There may be long periods of time between your appointments with your specialist. Also there may be a wide range of things to consider and discuss. Ensuring that you arrive on time and are well prepared for these appointments will ensure that both you and your specialist will make good use of the appointment.
1. Try to ensure you keep all your appointments. If you need to cancel an appointment, try to do it with plenty of notice and ensure an alternative appointment is made.
2. Try to arrive for your appointment on time.
3. Where possible, see the same doctor at each appointment as this will make building a relationship with them easier.
4. It is sometimes useful to make a list of questions or things you want to discuss with your doctor and take this with you to your appointment. See consultant checklist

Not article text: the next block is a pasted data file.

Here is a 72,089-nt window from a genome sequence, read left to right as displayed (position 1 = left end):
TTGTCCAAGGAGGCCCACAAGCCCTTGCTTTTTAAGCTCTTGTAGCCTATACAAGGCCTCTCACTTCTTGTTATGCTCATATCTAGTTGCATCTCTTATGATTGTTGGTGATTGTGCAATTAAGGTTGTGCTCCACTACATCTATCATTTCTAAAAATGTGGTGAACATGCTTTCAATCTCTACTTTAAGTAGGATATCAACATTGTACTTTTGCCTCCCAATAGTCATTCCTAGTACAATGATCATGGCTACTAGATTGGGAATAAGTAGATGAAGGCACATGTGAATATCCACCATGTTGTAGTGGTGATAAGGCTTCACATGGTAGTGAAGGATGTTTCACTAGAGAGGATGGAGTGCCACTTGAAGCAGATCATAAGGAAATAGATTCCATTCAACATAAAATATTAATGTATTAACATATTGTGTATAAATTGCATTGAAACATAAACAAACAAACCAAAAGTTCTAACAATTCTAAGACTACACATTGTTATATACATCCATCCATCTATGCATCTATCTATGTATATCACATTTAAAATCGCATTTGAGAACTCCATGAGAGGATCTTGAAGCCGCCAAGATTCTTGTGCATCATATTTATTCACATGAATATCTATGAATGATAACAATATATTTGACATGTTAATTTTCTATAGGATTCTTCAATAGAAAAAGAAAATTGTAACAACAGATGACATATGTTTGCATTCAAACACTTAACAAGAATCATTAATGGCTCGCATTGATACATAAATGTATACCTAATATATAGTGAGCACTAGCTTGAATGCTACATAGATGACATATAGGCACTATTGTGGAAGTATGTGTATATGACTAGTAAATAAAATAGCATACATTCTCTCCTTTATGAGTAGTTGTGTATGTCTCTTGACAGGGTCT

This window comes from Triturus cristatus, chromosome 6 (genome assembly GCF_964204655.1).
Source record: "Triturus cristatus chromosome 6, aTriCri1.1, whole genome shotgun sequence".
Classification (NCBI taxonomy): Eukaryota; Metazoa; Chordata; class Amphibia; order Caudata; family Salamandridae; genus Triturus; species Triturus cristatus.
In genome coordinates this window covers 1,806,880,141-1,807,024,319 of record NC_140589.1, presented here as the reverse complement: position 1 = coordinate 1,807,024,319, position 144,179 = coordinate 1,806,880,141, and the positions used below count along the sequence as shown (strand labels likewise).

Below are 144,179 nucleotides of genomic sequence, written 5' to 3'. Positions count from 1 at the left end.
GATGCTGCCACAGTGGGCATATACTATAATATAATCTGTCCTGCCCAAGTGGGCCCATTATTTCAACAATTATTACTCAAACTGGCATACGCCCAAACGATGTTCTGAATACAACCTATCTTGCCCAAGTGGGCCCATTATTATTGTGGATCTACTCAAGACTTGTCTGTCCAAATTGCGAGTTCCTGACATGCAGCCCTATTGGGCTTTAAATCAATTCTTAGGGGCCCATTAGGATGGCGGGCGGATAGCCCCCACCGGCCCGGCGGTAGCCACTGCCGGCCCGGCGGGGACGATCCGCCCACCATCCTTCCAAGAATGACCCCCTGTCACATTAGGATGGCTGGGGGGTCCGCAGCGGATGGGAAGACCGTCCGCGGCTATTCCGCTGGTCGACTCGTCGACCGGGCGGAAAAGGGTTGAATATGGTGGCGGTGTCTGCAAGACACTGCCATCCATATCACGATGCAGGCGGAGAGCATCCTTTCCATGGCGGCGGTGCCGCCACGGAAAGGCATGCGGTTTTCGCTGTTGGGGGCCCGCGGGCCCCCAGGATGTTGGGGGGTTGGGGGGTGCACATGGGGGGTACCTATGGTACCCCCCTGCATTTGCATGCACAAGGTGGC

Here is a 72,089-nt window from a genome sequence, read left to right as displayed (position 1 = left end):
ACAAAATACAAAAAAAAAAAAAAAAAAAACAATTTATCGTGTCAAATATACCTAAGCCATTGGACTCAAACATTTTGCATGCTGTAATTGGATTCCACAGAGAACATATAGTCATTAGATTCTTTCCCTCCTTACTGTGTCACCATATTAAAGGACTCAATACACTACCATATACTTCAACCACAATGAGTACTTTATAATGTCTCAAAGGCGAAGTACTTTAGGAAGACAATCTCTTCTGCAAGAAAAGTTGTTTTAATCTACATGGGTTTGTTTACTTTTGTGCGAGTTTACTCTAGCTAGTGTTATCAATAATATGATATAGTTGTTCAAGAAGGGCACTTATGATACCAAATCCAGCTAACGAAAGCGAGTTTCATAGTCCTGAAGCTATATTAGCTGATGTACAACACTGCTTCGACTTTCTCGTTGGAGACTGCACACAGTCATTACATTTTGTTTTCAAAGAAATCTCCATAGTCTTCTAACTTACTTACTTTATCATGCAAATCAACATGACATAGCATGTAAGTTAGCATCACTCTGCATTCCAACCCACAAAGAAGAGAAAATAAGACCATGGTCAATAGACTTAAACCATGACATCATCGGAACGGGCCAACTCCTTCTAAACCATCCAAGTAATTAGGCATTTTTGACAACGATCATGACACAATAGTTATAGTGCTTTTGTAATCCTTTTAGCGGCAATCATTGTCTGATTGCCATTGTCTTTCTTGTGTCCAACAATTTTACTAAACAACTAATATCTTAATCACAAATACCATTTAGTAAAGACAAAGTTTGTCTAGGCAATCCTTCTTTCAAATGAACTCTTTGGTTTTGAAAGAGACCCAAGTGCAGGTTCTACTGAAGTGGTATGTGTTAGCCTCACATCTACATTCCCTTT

5. Keep a symptom and/or treatment diary that records how you feel, both physically and mentally, specific symptoms, any reaction to medications and problems you may have with any treatment and take this with you to your appointment. This is a way of ensuring things don't get forgotten or times confused and will, most likely, be beneficial both to yourself and your specialist.
6. If you don’t understand something, ask your doctor or clinical nurse specialist to explain further and/or provide you with written information.
7. If additional investigations are arranged for you then find out which department will be responsible and ensure you have a contact name and/or telephone number for that department.
8. It may help to take someone else with you who can take notes or confirm what was discussed after the appointment.
9. Your clinical nurse specialist may be able to provide you with information and support between appointments; find out if they have a contact telephone number.